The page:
Bakewell is a picturesque market town in the Derbyshire Peak District. Built on the banks of the River Wye and most famous for the Bakewell Pudding, the town also boasts a range of pretty stone buildings and a church founded in 920. The handsome five-arched stone bridge across the river dates from around 1300, and is much admired by tourists, photographers and painters.
Mrs P and I have dropped in at Bakewell many times over the years so it was a surprise to discover, during a post-lockdown visit last summer, that as well as the five-arched masterpiece the town is also home to another notable bridge: the Weir Bridge.
This second bridge, a footbridge linking the town centre to the local Agricultural Business Centre, has no great age to it. Neither is it good to look at – in fact, it’s a functional steel monstrosity, probably one of the ugliest bridges the world has ever seen. No, the reason for its fame is altogether different. It’s a love lock bridge, dripping with padlocks large and small, many engraved with the names of couples intent on declaring their love for one another to the whole world.
For the uninitiated, here’s what Wikipedia tells us about love locks:
A love lock or love padlock is a padlock that sweethearts lock to a bridge, fence, gate, monument, or similar public fixture to symbolize their love. Typically the sweethearts’ names or initials, and perhaps the date, are inscribed on the padlock, and its key is thrown away (often into a nearby river) to symbolize unbreakable love…Since the 2000s, love locks have proliferated at an increasing number of locations worldwide.Source: Wikipedia, retrieved 8 January 2021
The tradition of love locks fastened to bridges is said to have begun in Serbia during World War I, after a schoolmistress died of heartbreak when her lover deserted her for a woman whom he met when he went off to war in Greece. Other local women, horrified at befalling the same fate, began to fasten padlocks bearing their own names and those of their true loves to the bridge where the schoolmistress and her lover used to meet.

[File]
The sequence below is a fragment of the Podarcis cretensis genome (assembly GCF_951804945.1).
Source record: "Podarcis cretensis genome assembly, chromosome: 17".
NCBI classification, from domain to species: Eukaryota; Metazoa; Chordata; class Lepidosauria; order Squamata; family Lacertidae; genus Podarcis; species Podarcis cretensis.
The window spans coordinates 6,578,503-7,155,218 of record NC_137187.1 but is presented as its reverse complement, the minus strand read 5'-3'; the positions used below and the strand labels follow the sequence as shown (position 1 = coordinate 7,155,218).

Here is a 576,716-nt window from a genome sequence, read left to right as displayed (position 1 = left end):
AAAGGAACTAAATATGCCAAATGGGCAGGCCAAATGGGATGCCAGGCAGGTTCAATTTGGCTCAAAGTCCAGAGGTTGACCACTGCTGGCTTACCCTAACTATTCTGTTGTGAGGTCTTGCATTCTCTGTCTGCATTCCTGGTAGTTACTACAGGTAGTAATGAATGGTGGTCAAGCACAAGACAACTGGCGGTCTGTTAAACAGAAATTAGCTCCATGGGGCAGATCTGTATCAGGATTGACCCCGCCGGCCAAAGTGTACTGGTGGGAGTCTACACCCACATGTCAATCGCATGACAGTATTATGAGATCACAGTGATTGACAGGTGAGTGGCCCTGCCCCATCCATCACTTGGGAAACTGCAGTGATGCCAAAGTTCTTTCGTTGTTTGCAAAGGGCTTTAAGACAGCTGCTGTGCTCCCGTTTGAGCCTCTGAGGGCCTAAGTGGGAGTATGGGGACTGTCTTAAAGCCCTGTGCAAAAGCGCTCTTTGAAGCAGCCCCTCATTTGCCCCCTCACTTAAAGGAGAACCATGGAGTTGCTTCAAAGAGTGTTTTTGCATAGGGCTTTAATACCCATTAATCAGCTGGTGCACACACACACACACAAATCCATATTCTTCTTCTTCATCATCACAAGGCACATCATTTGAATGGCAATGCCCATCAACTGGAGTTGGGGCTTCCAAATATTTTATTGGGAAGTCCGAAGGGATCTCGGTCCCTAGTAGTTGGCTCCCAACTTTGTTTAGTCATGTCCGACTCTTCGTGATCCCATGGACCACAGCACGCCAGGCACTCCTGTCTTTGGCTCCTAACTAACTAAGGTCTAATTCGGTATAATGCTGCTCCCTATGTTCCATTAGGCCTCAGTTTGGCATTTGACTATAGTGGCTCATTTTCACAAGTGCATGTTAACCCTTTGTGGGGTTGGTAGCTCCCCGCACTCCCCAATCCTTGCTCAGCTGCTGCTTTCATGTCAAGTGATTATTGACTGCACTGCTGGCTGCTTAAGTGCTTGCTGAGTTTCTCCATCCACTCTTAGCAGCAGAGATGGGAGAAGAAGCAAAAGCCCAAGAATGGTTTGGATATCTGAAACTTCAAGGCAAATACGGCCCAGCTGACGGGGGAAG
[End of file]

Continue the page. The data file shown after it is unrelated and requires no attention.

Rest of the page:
Padlocks first started appearing on Bakewell’s Weir Bridge in 2012, and now there are thousands of them. An enterprising local tradesman sells and engraves padlocks destined for the bridge, and is presumably making a tidy profit if the number of padlocks we saw that day is any guide.
The trend for these public declarations of love divides opinion. Some people are enchanted by the romance of it all, while others are appalled by the brutal ugliness of your average padlock. Meanwhile, civil engineers are worried that the sheer weight of so many padlocks will cause bridges to collapse, with the situation in Paris being regarded as particularly serious.
Personally, I’m relaxed about love lock bridges. Plainly where there’s a danger of a bridge collapsing the padlocks must be removed and / or outlawed. And they are inappropriate on structures of great architectural merit or historical interest. But on a bridge as sturdy, ugly and insignificant as Bakewell’s Weir Bridge, what’s the problem?
At their best I find love lock bridges quirky, inoffensive and strangely reassuring. Think how many good news stories are symbolised by the padlocks on the Weir Bridge. Despite all the problems facing the modern world today, isn’t it good to know that love is still alive and well amongst visitors to Bakewell, and is also dear to the hearts of couples visiting hundreds of love lock structures scattered across the globe.